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re lens for canon eos 6d


hello im thinking of buying a canon eos 6d

 i want a wide angle lens say f1.8  that i can shoot the milky way and constelations and just star shots etc  any ideas on a lens for me please is there a lens that would do a multitude of jobs for me   colin


@RobertTheFat wrote:

@Skirball wrote:

Yeah, I meant to say...  buy it from a reputable dealer, like Amazon or B&H, over a place like eBay.  Now that B&H finally got competitive with their shipping turn around I've been using them a lot more.

This is a tad OT, but what was your previous experience with B&H and what did they change? Over the ten or so years I've been dealing with them, I've found them to be reliably faster than finding time to drive to the nearest mall. I don't doubt that my location has something to do with that; the shipping services between New York and the Boston suburbs do a remarkably good job. The biggest problem I've had is not being home (or not noticing) when they came around, and having to drive to the absurdly remote locations where they load and unload their trucks.  Smiley Frustrated

Yes, you're practically down the street from them.  It used to take a week+ to ship to the west coast.  I bought my 6D from them, in a kit, along with a couple other items.  Total bill was just over $3000, and they sent it via ground.  It took almost a week and a half, which feels like an eternity when you're waiting for a new camera  🙂  I expect more prioritized shipping on purchases of that magnitude.


I recognize that we're in the era of instant gratification, and ordering online is not exception.  But I've been an Amazon Prime member for several years now and once you get used to it there's no going back.  Half of the items I order are here the next day (benefit of living in a major city), but all within two.  And I'm talking cheap little trinkets.  I've had $5 items shipped priority via Amazon; the shipping had to cost more than the item.   Conversely,  I've had orders from B&H that took two days to just to get to the carrier.


I think B&H is a great company, and try to support a camera specific company with my purchases, but it just wasn't worth it to me when I could get it the same price, much sooner, on Amazon.  B&H is a big company, they need to keep up with current practice if they want to be competitive.  About 6 months (?) or so ago they introduced priority shipping.  I've had two orders since then and both were too the carrier that day, and here two days later.  I was really glad to see it.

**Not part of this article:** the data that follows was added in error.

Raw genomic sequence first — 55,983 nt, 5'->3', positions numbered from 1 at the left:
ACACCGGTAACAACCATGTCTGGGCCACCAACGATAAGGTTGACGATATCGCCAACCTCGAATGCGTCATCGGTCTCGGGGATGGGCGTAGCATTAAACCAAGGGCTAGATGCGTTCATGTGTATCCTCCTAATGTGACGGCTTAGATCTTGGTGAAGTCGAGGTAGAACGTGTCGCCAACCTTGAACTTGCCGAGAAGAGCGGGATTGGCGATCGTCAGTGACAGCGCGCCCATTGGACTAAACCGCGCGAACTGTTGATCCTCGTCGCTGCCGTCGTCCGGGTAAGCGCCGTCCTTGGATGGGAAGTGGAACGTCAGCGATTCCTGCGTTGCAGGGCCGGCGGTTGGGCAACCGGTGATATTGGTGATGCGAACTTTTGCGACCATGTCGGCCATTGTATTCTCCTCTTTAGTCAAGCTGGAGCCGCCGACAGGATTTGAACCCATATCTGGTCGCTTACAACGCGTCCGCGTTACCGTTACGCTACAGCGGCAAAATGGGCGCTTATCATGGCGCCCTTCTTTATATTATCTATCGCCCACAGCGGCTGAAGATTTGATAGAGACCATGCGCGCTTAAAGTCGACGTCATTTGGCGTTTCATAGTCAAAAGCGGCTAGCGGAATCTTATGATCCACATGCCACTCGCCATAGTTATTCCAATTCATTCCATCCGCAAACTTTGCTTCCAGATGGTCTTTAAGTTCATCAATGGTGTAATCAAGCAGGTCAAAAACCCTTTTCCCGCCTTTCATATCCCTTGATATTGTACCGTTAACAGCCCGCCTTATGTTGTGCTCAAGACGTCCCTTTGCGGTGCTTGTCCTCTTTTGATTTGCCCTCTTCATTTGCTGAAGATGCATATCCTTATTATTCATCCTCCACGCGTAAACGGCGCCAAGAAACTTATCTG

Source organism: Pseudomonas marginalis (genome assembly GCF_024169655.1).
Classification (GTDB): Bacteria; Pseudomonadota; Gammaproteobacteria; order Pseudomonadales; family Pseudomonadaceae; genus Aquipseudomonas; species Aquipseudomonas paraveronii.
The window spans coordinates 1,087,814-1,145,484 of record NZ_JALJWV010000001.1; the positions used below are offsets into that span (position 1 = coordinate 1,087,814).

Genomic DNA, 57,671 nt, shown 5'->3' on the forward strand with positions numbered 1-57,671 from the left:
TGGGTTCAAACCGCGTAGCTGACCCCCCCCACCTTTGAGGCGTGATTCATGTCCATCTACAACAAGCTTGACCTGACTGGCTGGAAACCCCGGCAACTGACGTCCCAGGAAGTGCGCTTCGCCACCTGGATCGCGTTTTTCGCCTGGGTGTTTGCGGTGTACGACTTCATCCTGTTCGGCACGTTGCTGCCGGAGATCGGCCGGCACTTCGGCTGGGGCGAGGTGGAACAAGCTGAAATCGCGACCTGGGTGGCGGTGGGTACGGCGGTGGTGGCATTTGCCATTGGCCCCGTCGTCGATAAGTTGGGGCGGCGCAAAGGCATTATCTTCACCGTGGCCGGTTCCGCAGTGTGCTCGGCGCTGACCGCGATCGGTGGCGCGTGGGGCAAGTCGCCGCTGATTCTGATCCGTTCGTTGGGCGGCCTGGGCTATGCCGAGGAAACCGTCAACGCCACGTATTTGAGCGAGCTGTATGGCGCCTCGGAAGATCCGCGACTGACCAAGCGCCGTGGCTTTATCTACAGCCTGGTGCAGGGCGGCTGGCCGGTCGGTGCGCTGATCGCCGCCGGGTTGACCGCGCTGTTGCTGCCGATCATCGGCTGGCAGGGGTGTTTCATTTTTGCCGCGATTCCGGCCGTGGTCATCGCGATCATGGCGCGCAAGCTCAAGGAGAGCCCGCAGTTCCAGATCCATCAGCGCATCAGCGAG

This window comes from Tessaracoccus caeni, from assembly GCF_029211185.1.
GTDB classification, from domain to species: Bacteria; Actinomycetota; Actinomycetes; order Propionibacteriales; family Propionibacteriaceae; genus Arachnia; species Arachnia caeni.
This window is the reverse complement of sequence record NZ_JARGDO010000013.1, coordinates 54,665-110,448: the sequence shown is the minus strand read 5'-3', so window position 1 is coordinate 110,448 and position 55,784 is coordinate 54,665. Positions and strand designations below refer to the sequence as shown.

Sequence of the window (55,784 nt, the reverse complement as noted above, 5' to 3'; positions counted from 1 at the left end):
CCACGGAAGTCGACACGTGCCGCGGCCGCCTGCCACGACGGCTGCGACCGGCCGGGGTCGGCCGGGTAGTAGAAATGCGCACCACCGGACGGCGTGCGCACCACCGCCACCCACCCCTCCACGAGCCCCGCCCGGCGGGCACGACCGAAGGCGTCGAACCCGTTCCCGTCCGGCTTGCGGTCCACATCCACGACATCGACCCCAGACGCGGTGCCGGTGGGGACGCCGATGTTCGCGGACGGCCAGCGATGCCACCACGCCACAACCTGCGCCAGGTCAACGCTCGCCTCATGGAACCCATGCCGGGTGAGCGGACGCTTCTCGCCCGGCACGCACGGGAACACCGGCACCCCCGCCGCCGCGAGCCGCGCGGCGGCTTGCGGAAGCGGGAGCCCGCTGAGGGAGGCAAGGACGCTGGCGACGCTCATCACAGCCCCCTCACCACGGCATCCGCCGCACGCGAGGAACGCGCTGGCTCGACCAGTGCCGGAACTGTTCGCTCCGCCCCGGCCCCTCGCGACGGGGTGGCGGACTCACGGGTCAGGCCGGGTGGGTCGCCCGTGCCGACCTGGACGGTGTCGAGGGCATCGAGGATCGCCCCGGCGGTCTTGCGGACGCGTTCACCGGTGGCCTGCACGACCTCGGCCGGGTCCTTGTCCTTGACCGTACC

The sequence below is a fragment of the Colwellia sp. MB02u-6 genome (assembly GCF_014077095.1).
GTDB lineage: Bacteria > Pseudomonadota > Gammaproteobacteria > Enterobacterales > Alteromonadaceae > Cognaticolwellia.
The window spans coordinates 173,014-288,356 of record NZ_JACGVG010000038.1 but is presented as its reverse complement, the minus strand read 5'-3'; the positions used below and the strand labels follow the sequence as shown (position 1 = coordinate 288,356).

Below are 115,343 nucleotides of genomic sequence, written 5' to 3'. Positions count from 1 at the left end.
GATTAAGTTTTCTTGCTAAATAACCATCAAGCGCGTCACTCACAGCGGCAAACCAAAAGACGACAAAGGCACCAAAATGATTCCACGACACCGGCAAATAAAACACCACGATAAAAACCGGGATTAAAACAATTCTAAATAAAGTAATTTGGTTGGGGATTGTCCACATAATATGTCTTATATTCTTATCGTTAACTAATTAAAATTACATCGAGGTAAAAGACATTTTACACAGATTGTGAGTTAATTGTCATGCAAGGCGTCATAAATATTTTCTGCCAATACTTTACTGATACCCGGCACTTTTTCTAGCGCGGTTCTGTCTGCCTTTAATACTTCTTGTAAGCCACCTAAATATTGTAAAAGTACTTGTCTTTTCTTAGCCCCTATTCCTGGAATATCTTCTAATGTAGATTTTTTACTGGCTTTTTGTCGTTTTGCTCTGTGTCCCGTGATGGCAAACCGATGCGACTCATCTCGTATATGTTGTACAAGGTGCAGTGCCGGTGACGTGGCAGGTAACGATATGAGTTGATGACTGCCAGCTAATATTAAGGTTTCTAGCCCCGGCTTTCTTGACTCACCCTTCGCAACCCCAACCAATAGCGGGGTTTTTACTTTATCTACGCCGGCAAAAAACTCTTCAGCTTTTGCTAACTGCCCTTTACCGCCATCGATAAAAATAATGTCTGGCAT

hi around 270 quid 

hi thanx for your comms   i just realized somethin  there is no to=ilt screen on the cannon 6d ???  can anyone suggest a model with a tilt sceen?   i have also looked at the sony  a7 s  this seems a really impressive camera colin uk

Yes, the Rebel T5i/700D.  A lot of my astro-photography friends use them. And regardless what you may have read, a fast lens is not needed, or even desired for photographing the stars.  Unless the stars have two legs, that is.  

EOS 1DX and 1D Mk IV and less lenses then before!

the bigger the aperture the more light it lets in if its dark u want to be able to let in as much light as possible ..they r very useful in low light conditions and also the field of view is larger 

Stars do not have legs but the earth is moving. As i recall, you friend use tracking mount.
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As i recall, you friend use tracking mount."   Smiley Frustrated


And you would be correct.  But I see there are other "experts" here on photographing the nighttime sky and if they believe an f1.4 is required for it, then who am I to try and set them straight.  By all means have at it.

EOS 1DX and 1D Mk IV and less lenses then before!

Like always, you just read the parts you want and ignore the rest.  As I quite plainly stated, my reasoning for a fast lens is based off the assumption that you're not using a mount.  Which, I'd assume that anybody who doesn't have basics like a wide angle lens, doesn't have an equatorial mount.


You do not need, or is it desirable, to have, or use, a large aperture for shooting the night time sky.

EOS 1DX and 1D Mk IV and less lenses then before!

@ebiggs1 wrote:

You do not need, or is it desirable, to have, or use, a large aperture for shooting the night time sky.

 Faster lens = more light.  More light = shorter shutter speeds or smaller ISO.  Smaller ISO = less noise.  Shorter shutter speeds = sharper stars if you don't have tracking.

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